In the Gospel of Matthew, chapter 25, Jesus speaks of the “Kingdom of Heaven” and what it will be like. He states that there will be consequences for people who don’t use their talents wisely and justly — putting them at the service of all people, especially to those who live on the margins of society.
For Christians, baptism incorporates a person into the Kingdom of Heaven once they’re baptized, but finds its fulfillment “when the Son of Man comes in Glory (Matthew 25:31).” By virtue of one’s baptism, whether they like it or not, Christians are missionaries, actively carrying out Christ’s command as detailed in Matthew 25.
In order for Christians to carry out this mission, a precondition is necessary so the mission can bear the maximum amount of fruit: a conscience that is free and not subject to coercion in any way.
This brings us to the U.S. Department of Health and Human Services’ mandate that is part of the Affordable Care Act. A provision within the mandate suggests that unless an entity (for-profit or nonprofit, and especially one whose purpose is driven by faith) is primarily serving those who share their particular religious convictions, they are mandated by law to carry insurance policies or contract with another insurance company that provides products and services they deem morally objectionable.
This is an unprecedented overreach of the Federal Government and all Americans, religious or not, should be concerned.
This overreach affects everyone who serves the general public, but particularly limits Christians whose faith is directly tied to public action. Article 1 of the Constitution states: “Congress shall make no law respecting an establishment of religion, or prohibiting the free exercise thereof.”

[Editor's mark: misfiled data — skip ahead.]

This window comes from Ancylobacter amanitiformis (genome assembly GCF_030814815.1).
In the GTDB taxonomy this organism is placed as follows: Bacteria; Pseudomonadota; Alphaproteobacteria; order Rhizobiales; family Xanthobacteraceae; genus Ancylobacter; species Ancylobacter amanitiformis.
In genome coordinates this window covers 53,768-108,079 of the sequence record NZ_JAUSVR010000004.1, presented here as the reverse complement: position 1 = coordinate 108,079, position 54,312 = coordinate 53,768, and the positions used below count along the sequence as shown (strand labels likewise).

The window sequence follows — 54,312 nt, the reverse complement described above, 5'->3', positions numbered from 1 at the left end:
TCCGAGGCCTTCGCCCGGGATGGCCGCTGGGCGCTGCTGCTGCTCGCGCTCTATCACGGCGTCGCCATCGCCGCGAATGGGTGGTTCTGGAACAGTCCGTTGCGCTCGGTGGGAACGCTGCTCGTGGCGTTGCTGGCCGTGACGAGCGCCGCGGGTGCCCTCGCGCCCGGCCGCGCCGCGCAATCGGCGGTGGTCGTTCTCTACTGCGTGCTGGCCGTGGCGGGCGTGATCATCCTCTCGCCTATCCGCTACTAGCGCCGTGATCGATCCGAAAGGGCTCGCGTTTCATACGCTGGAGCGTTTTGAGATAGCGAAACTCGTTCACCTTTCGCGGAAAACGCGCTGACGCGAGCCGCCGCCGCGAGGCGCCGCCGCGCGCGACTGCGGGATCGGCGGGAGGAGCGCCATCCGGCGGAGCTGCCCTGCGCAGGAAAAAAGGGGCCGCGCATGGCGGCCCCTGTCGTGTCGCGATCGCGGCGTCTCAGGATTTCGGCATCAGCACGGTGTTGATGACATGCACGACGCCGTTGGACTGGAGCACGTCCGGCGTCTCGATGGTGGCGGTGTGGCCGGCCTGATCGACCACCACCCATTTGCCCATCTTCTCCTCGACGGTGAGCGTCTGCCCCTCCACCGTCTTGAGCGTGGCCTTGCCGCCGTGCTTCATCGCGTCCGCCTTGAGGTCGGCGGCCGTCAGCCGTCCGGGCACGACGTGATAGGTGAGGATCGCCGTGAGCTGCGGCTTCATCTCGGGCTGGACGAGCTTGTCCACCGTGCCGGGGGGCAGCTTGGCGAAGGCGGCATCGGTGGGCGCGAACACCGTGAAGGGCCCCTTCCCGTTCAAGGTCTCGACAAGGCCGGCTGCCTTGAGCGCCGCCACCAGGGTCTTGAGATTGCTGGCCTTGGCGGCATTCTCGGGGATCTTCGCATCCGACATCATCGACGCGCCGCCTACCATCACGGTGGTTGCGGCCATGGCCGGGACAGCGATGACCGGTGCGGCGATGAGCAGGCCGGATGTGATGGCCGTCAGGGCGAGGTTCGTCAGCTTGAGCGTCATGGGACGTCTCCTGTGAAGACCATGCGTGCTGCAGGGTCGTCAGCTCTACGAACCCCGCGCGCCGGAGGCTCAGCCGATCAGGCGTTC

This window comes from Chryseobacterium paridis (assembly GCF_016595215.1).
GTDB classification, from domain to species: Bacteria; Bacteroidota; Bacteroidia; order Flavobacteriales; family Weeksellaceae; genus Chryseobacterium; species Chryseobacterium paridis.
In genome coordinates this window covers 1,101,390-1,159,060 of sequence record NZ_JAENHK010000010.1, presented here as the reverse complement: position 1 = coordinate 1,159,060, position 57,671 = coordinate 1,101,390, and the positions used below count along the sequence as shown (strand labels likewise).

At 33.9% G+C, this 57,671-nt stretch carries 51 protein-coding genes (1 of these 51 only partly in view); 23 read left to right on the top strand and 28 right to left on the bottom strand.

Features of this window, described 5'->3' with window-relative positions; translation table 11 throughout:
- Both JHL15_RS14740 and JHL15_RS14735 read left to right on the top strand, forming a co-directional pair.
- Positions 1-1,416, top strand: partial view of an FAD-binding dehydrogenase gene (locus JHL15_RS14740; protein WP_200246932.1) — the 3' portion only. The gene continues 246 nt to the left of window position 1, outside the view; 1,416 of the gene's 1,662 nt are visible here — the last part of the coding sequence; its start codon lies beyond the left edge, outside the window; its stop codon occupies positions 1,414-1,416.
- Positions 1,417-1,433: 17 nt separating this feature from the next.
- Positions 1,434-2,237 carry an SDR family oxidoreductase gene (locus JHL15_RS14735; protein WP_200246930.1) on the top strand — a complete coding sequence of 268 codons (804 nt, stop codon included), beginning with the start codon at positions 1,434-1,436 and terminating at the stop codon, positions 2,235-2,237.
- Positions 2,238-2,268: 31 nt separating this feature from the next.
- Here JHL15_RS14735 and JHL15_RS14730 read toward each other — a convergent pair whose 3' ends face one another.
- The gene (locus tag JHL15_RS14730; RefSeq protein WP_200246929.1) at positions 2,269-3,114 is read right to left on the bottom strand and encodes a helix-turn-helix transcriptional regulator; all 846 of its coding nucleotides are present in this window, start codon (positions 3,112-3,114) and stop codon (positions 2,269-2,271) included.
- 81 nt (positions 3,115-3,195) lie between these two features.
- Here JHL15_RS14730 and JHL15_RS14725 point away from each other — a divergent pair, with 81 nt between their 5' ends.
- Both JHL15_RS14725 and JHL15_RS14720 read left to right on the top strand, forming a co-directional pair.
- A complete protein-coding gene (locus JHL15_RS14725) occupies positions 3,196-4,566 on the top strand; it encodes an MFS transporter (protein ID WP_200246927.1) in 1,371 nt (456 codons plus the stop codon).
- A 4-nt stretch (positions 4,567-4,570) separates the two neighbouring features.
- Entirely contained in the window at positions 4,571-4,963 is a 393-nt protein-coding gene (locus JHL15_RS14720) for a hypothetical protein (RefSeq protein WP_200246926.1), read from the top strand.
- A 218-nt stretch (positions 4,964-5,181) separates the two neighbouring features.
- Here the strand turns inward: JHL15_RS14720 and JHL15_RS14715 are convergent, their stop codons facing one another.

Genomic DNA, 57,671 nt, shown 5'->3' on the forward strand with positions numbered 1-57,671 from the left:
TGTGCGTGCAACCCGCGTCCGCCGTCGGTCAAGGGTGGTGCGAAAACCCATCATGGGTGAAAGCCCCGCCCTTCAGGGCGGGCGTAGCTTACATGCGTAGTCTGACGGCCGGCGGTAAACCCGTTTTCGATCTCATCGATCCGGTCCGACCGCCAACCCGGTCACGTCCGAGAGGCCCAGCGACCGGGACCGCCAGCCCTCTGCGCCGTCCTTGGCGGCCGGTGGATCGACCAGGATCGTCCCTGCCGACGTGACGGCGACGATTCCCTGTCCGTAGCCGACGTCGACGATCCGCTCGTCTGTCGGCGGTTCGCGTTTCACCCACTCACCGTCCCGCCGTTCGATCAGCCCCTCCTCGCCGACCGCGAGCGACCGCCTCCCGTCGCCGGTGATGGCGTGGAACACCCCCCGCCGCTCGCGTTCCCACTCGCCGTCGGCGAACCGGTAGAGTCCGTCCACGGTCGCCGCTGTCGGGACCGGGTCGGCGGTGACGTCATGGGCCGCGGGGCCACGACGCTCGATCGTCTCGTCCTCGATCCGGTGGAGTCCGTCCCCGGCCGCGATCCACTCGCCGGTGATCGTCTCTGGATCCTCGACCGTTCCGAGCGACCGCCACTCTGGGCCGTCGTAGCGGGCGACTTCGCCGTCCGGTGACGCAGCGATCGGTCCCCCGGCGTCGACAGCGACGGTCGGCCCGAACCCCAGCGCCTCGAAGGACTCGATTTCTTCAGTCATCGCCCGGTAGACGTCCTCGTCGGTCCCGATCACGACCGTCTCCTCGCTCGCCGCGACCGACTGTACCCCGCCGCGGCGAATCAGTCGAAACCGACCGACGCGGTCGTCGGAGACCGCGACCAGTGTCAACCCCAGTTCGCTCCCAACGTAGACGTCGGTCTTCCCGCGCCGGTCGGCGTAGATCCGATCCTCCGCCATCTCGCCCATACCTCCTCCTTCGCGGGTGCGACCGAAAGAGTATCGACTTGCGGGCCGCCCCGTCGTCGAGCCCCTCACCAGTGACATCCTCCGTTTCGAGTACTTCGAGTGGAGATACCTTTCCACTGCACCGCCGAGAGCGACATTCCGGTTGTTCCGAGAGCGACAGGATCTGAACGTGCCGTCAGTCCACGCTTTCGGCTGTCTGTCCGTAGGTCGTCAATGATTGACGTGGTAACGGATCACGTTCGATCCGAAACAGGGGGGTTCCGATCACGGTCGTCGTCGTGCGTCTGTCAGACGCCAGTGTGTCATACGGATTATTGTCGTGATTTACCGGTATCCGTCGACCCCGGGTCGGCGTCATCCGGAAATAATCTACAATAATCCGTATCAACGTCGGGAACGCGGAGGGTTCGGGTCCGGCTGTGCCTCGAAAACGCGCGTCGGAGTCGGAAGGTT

For Christians, “the free exercise thereof” does not pertain simply to worship, but rather to publicly exercising religion (i.e. serving the poor, feeding the hungry, etc.).
The HHS mandate severely limits “the free exercise thereof” as people are not free to publicly exercise their religion because their moral conscience has been compromised.
In other words, in order for a company to function in the U.S., that company must provide, or contract with a third party, insurance that will cover morally objectionable products and services, and this serves to be a disincentive for that company to stay in business.
If the company does not acquiesce to the government demands, they are subject to astronomical fines. Is this really necessary?
Traditionally in the U.S., and most other areas around the globe, it is Christian missionaries who take care of the poor, the marginalized and the downtrodden. Jesus didn’t tell us to just serve Christians, he calls us to serve all people.
With the HHS mandate in place, it is not only people of conscience who will be affected, but also the marginalized people they serve.